The global sovereign debt market is one of the largest asset classes in the world, and yet it has typically lagged other asset classes when it comes to integrating climate change considerations.
One would not expect that returns from equity investment by some of the world’s most highly-sophisticated institutional investors would be unduly domestically-focused, to the detriment of returns, but research from FTSE Russll suggests exactly that.
When Japanese interest rates first fell towards zero, the Japanese government yield curve steepened sharply as it was assumed temporary, and that interest rates and bond yields would rapidly “normalise” or mean revert at levels more typical of the 1980s and ’90s. With about a 20-year lag, the Eurozone now appears to be experiencing the same phenomenon, and has met similar policy responses.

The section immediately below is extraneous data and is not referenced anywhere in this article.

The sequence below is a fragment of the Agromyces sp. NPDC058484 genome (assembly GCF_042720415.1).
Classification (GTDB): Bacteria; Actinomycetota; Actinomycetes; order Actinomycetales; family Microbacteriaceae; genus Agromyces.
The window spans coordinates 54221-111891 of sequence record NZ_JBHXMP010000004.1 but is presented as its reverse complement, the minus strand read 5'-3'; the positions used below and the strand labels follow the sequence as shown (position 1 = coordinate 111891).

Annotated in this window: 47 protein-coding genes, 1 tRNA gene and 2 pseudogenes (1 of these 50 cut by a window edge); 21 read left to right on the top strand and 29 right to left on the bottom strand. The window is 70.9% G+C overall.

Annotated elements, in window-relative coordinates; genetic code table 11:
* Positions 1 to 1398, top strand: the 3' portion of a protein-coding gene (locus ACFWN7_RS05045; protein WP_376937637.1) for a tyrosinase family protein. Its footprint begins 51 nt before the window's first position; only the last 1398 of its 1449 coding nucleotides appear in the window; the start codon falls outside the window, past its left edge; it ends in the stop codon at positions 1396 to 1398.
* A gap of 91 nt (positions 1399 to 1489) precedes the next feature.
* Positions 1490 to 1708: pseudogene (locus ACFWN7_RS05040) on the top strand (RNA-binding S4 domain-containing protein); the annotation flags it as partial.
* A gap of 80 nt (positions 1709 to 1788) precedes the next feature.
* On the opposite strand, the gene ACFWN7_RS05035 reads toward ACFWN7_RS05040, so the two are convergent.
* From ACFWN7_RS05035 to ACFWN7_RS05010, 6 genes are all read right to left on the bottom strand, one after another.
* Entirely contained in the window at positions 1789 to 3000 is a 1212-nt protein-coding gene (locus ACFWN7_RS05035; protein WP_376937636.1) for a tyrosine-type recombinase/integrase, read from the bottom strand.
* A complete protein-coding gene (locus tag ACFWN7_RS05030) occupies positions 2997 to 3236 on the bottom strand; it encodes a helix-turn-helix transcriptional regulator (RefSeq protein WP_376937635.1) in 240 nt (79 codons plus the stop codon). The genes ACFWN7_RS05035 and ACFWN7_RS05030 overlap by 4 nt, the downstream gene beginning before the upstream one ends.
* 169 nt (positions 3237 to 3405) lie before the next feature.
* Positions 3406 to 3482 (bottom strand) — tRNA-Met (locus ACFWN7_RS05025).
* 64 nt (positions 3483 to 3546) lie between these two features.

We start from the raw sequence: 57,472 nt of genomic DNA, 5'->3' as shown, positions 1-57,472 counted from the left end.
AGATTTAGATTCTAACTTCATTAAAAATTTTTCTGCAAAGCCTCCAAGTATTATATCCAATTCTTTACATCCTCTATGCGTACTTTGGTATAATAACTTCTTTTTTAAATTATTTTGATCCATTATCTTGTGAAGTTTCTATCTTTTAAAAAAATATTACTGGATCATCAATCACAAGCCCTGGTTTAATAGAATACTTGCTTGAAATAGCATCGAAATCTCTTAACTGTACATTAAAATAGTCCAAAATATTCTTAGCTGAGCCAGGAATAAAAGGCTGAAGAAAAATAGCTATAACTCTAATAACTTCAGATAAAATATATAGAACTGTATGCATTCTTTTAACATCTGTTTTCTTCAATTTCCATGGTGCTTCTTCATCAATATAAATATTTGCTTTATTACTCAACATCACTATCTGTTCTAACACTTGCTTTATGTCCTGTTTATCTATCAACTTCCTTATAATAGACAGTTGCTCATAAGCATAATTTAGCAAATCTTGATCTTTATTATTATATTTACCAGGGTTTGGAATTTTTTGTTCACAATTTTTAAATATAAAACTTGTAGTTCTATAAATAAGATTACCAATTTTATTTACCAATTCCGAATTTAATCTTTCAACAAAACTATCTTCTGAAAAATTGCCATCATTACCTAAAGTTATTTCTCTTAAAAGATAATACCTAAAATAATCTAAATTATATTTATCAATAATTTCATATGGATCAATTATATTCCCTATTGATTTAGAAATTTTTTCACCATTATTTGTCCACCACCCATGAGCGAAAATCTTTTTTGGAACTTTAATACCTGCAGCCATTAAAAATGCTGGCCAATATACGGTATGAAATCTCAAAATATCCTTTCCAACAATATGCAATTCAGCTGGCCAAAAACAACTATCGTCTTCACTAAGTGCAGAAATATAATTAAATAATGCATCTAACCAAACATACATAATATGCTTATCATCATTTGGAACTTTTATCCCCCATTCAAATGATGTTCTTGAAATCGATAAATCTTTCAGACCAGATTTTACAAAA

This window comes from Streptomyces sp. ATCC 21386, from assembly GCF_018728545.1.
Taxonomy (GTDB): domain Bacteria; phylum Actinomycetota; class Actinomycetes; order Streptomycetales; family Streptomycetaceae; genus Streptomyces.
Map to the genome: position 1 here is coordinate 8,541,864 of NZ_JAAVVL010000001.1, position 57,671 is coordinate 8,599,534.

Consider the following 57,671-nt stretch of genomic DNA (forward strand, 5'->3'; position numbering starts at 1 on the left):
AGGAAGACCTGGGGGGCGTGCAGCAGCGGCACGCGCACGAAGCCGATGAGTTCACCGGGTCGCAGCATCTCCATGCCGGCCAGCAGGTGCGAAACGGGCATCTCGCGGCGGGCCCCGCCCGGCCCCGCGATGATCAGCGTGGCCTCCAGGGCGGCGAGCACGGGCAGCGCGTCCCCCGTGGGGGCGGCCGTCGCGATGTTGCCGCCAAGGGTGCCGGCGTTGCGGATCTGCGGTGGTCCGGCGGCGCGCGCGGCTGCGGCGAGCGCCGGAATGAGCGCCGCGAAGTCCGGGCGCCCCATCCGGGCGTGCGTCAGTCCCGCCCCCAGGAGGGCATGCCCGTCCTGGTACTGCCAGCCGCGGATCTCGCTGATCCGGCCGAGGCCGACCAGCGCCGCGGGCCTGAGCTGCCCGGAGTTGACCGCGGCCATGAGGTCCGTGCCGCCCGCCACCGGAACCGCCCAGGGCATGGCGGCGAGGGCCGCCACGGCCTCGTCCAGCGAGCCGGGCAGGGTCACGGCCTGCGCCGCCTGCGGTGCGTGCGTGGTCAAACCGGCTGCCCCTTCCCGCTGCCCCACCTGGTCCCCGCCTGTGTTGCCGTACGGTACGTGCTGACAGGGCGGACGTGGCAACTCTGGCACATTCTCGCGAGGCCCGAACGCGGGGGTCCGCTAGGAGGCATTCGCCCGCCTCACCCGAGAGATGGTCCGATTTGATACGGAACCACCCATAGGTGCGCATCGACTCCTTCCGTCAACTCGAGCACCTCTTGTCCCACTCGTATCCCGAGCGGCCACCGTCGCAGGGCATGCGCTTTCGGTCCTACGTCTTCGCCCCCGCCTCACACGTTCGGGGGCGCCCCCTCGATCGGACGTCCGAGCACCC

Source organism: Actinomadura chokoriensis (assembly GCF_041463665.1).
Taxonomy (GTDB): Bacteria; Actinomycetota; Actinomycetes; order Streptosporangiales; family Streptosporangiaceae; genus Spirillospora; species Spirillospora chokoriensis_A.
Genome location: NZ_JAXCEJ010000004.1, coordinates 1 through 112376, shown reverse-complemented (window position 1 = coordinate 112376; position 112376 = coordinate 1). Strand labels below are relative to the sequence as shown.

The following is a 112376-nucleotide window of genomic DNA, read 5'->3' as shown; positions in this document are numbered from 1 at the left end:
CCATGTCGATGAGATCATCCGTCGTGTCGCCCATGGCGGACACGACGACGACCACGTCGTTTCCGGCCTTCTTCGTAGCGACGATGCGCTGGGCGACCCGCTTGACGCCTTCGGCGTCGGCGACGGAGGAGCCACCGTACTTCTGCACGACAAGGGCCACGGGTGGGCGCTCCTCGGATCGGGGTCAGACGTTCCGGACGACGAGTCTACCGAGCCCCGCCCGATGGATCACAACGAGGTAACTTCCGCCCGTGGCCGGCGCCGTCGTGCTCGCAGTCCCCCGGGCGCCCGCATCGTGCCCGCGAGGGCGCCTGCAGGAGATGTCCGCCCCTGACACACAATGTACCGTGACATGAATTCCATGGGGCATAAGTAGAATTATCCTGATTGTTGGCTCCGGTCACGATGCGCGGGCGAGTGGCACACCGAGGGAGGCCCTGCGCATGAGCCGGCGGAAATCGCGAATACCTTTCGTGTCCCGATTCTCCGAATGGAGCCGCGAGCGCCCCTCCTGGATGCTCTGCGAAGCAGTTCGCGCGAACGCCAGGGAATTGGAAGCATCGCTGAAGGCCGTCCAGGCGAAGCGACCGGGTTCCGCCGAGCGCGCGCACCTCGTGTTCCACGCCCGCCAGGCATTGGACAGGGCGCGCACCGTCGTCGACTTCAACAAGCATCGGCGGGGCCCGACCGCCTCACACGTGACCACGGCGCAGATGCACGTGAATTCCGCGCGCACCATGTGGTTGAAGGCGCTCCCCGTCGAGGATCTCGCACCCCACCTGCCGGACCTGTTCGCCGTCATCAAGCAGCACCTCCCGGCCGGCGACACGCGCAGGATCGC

A new FTSE Russell index measuring the impact of climate change on global fixed income markets is revealing how Canada ranks compared to other developed nations on climate readiness and provides insight into the biggest climate-related risks facing Canadian investors.
Studies have shown that pension funds have inherent biases to their domestic markets within their equity allocations. In this paper, FTSE Russell seeks to understand the impact of home bias in the equity allocations of five large pension fund markets—the US, UK, Japan, Canada, and Australia—by examining the extent of their home biases and analyzing their effects over a 12-year period.